“Do you remember these businesses?” a trending post asks on Facebook as readers reminisce about popular South Florida mainstays that went the way of the dinosaurs. Sustaining a business for the long haul can be daunting, and the statistics for family businesses are not particularly optimistic. “About 30 percent of all family-owned businesses survive into the second generation. Twelve percent will still be viable into the third generation, with only three percent of all family businesses operating at the fourth-generation level and beyond,” according to the Conway Center for Family Business.
Yet as South Florida has grown and matured, there are a number of family businesses that have developed this region and are leaving a legacy – some four or five generations long. They’ve beaten the odds. Now several sons of bosses, or SOBs as they jokingly call themselves, have founded Family Businesses of America (FBOA) to help family-owned businesses in Florida continue to thrive.
Begun about three years ago, the professional organization is now comprised of about 30 members who hold leadership positions in well-established family businesses, including some of the oldest companies in Broward.
Romney C. “Cam” Rogers, Jr., a fourth generation lawyer for Rogers, Morris & Ziegler, LLP, the oldest law firm in Broward County, explained how they got started. “I ran into Sam Eppy, insurance and investment adviser for the the Eppy Group, at an event and we hit it off. It was then that he invited me to join him and four other guys for dinner to discuss the possibility of starting a family business group. At that first dinner, we shared what we do, the different family dynamics involved in our businesses, and contemplated some ideas to bring some order to future meetings with the purpose of helping the next generation continue their family business and not become a statistic, because we were all familiar with the failing rates of multi-generational businesses.”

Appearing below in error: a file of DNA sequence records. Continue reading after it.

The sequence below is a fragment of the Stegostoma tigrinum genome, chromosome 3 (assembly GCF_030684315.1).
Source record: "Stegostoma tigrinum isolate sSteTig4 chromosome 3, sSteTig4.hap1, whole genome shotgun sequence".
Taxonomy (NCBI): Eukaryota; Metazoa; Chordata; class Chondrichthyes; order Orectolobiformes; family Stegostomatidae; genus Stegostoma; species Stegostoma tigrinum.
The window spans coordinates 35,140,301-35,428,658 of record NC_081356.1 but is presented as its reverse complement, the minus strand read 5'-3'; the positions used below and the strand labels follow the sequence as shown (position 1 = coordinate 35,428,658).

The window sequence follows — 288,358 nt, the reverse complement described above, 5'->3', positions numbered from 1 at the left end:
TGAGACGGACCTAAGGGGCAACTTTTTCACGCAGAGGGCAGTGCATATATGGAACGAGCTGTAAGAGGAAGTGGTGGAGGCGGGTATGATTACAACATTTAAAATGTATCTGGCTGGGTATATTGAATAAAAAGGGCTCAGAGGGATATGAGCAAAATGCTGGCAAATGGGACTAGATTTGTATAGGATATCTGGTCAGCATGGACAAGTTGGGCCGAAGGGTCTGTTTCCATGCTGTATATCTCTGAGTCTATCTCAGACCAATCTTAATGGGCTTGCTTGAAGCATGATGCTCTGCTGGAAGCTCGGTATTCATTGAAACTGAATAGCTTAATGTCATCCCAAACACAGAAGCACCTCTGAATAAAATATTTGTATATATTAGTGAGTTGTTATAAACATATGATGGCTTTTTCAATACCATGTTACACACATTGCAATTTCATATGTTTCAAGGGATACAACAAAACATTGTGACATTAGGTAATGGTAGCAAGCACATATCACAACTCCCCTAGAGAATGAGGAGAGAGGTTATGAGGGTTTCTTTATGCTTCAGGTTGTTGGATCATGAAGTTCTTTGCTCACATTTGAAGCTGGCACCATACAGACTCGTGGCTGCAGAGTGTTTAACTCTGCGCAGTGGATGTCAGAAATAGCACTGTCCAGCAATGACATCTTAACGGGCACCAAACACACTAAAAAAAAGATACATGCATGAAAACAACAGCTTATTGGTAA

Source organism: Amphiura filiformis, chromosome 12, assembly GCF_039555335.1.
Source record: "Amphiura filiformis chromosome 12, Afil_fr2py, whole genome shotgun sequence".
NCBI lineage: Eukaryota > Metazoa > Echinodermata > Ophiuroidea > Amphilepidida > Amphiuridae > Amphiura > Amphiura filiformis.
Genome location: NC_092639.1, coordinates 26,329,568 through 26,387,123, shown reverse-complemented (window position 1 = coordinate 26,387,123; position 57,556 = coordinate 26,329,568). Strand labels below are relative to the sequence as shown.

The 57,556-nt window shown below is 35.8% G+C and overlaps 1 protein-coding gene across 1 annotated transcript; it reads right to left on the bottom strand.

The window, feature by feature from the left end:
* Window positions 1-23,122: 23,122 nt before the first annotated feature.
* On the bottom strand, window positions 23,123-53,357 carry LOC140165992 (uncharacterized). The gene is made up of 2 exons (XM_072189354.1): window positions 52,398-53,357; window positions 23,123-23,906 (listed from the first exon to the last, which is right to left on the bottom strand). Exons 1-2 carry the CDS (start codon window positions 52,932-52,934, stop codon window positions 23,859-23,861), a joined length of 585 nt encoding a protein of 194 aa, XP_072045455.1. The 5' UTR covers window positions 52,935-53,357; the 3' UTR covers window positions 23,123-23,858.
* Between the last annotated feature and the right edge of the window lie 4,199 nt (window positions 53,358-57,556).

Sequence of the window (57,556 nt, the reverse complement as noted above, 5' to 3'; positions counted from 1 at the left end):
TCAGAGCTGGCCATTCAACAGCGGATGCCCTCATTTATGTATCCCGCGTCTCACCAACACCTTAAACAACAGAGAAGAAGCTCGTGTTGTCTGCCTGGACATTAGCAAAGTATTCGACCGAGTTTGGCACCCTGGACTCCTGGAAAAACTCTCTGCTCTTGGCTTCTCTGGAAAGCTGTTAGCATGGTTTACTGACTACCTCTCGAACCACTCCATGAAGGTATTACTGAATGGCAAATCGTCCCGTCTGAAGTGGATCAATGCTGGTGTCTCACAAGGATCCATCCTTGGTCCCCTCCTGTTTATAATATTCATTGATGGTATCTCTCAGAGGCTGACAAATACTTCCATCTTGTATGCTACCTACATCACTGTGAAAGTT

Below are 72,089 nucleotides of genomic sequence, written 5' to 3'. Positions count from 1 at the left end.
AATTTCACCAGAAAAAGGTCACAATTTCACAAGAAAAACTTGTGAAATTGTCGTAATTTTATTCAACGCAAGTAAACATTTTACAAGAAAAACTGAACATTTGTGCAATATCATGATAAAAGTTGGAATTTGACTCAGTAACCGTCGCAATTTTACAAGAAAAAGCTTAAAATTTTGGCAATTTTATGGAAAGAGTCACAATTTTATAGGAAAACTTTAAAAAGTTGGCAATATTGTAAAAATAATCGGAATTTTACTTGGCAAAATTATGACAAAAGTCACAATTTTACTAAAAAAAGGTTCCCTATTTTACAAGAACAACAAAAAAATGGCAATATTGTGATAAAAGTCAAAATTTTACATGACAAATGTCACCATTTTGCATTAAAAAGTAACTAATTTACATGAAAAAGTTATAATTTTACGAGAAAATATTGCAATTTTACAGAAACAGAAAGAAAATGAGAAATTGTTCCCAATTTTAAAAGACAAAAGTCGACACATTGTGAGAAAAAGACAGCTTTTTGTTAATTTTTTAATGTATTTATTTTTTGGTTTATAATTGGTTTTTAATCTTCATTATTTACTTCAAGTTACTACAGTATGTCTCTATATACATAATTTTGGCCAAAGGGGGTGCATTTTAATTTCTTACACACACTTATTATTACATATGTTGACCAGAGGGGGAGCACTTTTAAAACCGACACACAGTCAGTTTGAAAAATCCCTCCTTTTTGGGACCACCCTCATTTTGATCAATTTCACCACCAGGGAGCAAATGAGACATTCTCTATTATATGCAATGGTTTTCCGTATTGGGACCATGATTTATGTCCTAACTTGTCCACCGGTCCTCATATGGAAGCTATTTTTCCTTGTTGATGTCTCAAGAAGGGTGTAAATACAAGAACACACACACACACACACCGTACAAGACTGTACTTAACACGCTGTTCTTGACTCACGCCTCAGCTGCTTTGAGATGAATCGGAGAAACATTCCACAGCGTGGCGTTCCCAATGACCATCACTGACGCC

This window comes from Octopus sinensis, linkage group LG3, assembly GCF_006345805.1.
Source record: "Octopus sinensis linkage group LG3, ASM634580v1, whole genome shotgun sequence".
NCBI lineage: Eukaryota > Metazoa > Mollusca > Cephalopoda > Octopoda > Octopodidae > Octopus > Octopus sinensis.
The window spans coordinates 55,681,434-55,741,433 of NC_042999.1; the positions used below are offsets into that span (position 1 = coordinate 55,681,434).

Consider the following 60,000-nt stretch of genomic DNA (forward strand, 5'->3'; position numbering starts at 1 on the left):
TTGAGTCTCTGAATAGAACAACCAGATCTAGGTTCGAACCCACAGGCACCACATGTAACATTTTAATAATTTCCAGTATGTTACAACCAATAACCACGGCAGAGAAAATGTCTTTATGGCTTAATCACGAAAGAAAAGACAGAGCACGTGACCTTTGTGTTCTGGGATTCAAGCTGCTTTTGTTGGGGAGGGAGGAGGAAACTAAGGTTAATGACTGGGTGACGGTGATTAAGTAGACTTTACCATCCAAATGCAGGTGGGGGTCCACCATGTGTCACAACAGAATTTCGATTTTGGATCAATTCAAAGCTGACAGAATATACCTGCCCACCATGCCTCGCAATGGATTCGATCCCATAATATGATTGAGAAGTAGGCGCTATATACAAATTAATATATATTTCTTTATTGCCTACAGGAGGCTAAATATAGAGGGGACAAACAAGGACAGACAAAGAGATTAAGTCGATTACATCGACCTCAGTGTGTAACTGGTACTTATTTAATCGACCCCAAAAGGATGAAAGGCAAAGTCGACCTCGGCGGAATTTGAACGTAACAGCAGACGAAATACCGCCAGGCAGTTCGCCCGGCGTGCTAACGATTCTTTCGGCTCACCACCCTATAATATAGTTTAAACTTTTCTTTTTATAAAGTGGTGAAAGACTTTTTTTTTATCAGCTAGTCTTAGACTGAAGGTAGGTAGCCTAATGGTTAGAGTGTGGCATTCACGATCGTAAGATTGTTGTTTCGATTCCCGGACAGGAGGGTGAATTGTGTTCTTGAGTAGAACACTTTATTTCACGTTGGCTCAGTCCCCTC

And Cam Rogers has some big shoes to fill. His great grandfather, Dwight L. Rogers, Sr., founded their firm in 1925, and was the first U.S. Congressman for this region. A plaque on the Las Olas bridge honors him as the first representative of this district. Cam’s great uncle, Paul Rogers, served 12 terms in Congress. Dwight Rogers, Jr. served as an assistant state attorney, and Cam’s father, Romney C. Rogers, managing partner, just completed his ninth year as a Fort Lauderdale City Commissioner. Romney and Cam are the only two Rogers still practicing at the firm; however, they have carried on the firm’s legacy of representing families and businesses with respect to estate planning and probate, real estate, banking and litigation.